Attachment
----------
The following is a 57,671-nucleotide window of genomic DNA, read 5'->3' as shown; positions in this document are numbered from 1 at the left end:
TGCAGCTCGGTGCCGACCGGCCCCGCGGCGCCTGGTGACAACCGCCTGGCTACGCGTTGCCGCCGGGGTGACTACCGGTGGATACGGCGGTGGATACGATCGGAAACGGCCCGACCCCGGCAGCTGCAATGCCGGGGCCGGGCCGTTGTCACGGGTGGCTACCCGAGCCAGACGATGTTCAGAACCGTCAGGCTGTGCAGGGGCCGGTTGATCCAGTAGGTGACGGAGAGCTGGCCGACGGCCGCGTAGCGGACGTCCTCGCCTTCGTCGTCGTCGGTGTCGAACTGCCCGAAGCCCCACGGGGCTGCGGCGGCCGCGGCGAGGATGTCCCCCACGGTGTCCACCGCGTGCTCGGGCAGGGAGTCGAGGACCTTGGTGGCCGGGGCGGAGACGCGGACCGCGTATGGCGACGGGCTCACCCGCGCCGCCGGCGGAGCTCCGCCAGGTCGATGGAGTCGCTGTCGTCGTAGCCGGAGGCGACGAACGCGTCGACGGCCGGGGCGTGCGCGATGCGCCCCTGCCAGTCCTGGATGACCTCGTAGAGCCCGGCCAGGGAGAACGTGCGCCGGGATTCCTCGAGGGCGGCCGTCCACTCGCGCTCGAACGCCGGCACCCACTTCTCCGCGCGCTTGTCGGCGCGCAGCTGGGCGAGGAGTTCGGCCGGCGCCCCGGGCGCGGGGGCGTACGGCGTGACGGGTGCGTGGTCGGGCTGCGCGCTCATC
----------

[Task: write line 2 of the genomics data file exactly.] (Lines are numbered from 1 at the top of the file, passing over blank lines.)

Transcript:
TGCAGCTCGGTGCCGACCGGCCCCGCGGCGCCTGGTGACAACCGCCTGGCTACGCGTTGCCGCCGGGGTGACTACCGGTGGATACGGCGGTGGATACGATCGGAAACGGCCCGACCCCGGCAGCTGCAATGCCGGGGCCGGGCCGTTGTCACGGGTGGCTACCCGAGCCAGACGATGTTCAGAACCGTCAGGCTGTGCAGGGGCCGGTTGATCCAGTAGGTGACGGAGAGCTGGCCGACGGCCGCGTAGCGGACGTCCTCGCCTTCGTCGTCGTCGGTGTCGAACTGCCCGAAGCCCCACGGGGCTGCGGCGGCCGCGGCGAGGATGTCCCCCACGGTGTCCACCGCGTGCTCGGGCAGGGAGTCGAGGACCTTGGTGGCCGGGGCGGAGACGCGGACCGCGTATGGCGACGGGCTCACCCGCGCCGCCGGCGGAGCTCCGCCAGGTCGATGGAGTCGCTGTCGTCGTAGCCGGAGGCGACGAACGCGTCGACGGCCGGGGCGTGCGCGATGCGCCCCTGCCAGTCCTGGATGACCTCGTAGAGCCCGGCCAGGGAGAACGTGCGCCGGGATTCCTCGAGGGCGGCCGTCCACTCGCGCTCGAACGCCGGCACCCACTTCTCCGCGCGCTTGTCGGCGCGCAGCTGGGCGAGGAGTTCGGCCGGCGCCCCGGGCGCGGGGGCGTACGGCGTGACGGGTGCGTGGTCGGGCTGCGCGCTCATC